Some smaller companies are building their entire business around undocumented immigrants. One is No Borders Inc., a Venice (Calif.)-based startup run by Raul Hinojosa, an associate professor of political economy at the University of California at Los Angeles. The company offers debit-like cards on which immigrants can store cash, send money home, pay for video teleconferencing calls, and join medical discount plans. Going head-to-head with First Data Corp.'s (FDC ) Western Union Financial Services (FDC ) and other wire transfer services, No Borders plans to open 150 storefronts from Los Angeles to Georgia by September.
It's a market Hinojosa believes is full of potential. Recently at a No Borders outlet in Venice, 26-year-old Félix Castillo (not his real name), an undocumented immigrant from Santa Ana de Valle in Mexico, showed off his 4-month-old son, Lucas, to his grandparents at home via a 52-in. TV and a Webcam. No Borders affiliates have set up outlets in small villages in Mexico to make such connections, at a cost of $25 for 30 minutes. On both sides of the border, the families chatted in their Mexican dialect, Zapoteca. Castillo's parents had never laid eyes on their grandson. "I hadn't seen my mother in four years. Now, I've seen her three times in three months," says Castillo, a food runner at a Venice restaurant who crossed the border seven years ago. Such ventures further intertwine the two countries as well as make money for No Borders.
Big U.S. companies' embrace of undocumenteds as consumers has intensified as it has become clear in recent years that -- no matter how loudly the anti-immigration lobby complains -- the U.S. isn't about to deport illegals en masse. The 1986 law forbidding their employment may still be on the books, but the feds have almost completely given up enforcing it. Instead, since September 11 they have focused on nabbing potential terrorists who might slip into the country illegally, according to a June report by the Government Accountability Office (GAO). Last year, the U.S. Immigration & Customs Enforcement agency brought just three actions against companies for employing illegals, down from 417 in 1999, according to the GAO. And only 2,300 of the country's 5.6 million employers used a computer system in 2004 to check employee Social Security numbers.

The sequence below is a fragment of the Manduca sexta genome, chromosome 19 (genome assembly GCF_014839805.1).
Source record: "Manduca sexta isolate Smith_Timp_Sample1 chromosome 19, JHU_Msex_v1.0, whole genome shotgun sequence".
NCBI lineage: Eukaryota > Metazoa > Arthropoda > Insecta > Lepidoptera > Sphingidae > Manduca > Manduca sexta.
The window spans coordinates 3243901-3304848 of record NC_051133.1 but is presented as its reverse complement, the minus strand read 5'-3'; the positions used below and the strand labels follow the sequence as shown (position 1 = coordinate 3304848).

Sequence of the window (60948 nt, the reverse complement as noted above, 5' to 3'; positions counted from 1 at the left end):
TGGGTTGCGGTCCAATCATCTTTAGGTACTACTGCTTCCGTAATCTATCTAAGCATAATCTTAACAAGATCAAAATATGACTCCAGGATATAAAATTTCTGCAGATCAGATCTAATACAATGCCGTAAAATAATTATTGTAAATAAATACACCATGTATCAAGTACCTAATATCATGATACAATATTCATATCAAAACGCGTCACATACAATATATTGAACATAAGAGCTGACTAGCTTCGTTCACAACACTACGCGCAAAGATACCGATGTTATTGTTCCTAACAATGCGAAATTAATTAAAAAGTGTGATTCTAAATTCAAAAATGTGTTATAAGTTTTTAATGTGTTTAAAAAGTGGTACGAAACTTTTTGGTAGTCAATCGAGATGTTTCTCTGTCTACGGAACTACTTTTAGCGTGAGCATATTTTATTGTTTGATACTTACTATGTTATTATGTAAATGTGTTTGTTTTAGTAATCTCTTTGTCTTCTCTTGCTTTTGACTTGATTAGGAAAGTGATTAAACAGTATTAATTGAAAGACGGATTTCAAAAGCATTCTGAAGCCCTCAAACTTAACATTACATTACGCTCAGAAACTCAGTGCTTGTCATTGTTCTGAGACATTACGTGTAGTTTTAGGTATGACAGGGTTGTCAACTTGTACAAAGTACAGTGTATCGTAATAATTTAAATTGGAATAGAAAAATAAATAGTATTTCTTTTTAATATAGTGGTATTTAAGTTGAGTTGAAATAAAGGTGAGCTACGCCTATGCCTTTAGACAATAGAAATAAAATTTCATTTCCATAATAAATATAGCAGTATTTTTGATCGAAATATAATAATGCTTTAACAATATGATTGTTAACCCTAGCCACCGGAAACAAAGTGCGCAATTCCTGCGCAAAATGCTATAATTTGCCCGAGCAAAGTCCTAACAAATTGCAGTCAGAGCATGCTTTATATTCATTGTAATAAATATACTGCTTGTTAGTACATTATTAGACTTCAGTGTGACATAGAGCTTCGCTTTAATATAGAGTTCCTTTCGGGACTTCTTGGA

Unafraid of penalties, some U.S. industries have become so dependent on illegal labor that a wholesale expulsion would be crippling. Illegal immigrants now comprise fully half of all farm laborers, up from 12% in 1990, according to a recent Labor Dept. survey. They're a quarter of workers in the meat and poultry industry, 24% of dishwashers, and 27% of drywall and ceiling tile installers, according to Pew senior research associate Jeffrey S. Passel. Last year, more than 1 million of the nation's 2.5 million new jobs went to Hispanics, mostly recent immigrants, according to a separate study by Pew. With millions of illegals here to stay, "companies will definitely adapt to working with [them] because they're the fastest-growing marketplace," says Bear Stearns' Justich.
Illegals' importance to the U.S. economy is key to the country's often schizophrenic views toward them. Chronic complaints from taxpayers and workers aside, companies that hire or sell to the undocumented simply have too much at stake to allow a backlash to get out of hand. Even politicians who thunder about illegals have trouble sticking to their convictions.
Such was the case with Republican Congressman Tom Tancredo of Colorado, who says he may run for President in 2008 on a largely anti-immigration platform. One suggestion he made last year: a tax on the remittances foreigners send home as a way to recoup the education and health-care costs Tancredo chalks up to freeloading. But he quickly dropped the idea after an outcry from Denver-based First Data, whose Western Union unit took in $1.1 billion last year from such money transfers. First Data Corp.'s political action committee and its chief executive, Charles T. Fote, each wrote $2,000 checks in support of Tancredo's opponent. Tancredo won reelection but has revised his plan: Rather than tax the individual transaction, he proposes reducing foreign aid by the amount of remittances that countries like Mexico receive from their citizens in the U.S.
The problem for critics of illegal immigration is that corporate efforts to sell to the undocumented weaves them ever more tightly into the fabric of American life. This pragmatic relationship may be anathema to immigration critics. But day by day, the undocumented in the U.S. are finding it ever easier to save and invest their hard-earned dollars.
By Brian Grow, with Adrienne Carter and Roger O. Crockett in Chicago and Geri Smith in Mexico City